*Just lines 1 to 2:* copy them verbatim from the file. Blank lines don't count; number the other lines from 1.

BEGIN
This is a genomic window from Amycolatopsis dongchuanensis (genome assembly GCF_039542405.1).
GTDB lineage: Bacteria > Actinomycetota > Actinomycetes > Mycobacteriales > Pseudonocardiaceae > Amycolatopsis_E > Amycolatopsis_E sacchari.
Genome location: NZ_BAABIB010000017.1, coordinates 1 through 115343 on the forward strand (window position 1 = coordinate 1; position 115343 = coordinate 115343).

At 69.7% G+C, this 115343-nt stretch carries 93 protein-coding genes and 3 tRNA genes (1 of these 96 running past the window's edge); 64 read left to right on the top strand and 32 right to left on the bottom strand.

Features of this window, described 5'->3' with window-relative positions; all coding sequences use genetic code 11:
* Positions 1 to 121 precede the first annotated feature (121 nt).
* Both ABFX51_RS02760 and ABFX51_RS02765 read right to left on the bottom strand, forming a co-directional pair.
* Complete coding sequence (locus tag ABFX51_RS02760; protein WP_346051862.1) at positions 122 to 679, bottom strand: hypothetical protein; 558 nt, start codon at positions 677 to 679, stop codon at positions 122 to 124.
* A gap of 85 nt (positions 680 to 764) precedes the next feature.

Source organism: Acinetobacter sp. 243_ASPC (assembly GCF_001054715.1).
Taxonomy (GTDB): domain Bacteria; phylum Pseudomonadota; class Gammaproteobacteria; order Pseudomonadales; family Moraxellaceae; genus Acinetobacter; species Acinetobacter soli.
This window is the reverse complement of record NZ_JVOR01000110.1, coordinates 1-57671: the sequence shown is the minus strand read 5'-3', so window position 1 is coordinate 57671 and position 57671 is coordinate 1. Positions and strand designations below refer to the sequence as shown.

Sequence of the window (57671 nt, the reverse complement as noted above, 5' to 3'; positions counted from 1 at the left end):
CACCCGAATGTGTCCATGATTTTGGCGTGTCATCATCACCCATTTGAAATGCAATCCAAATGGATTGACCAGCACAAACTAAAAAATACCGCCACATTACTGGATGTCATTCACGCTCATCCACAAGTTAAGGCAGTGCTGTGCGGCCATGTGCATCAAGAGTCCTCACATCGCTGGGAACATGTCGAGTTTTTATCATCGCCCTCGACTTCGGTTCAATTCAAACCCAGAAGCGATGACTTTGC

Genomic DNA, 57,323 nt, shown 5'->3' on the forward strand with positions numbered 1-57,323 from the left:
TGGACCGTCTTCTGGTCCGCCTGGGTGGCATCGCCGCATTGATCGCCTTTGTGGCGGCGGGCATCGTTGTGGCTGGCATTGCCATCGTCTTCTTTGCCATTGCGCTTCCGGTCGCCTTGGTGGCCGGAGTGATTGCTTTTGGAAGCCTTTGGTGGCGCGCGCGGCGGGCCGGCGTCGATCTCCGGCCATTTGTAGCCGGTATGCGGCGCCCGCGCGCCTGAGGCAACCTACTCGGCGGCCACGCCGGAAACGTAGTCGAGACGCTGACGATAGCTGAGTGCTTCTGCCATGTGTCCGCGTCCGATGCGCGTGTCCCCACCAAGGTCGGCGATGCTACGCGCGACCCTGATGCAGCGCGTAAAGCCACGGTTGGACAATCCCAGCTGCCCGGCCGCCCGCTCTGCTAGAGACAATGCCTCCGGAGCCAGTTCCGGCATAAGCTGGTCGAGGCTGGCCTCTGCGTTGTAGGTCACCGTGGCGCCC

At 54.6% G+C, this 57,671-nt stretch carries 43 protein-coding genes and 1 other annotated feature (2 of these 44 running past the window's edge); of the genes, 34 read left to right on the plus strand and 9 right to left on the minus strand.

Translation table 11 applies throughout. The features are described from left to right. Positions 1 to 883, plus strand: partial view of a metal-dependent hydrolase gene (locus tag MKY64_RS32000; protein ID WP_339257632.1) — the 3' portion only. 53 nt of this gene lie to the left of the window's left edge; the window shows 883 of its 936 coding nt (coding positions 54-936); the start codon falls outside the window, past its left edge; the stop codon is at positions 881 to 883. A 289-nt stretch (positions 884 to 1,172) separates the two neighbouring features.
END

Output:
This is a genomic window from Amycolatopsis dongchuanensis (genome assembly GCF_039542405.1).
GTDB lineage: Bacteria > Actinomycetota > Actinomycetes > Mycobacteriales > Pseudonocardiaceae > Amycolatopsis_E > Amycolatopsis_E sacchari.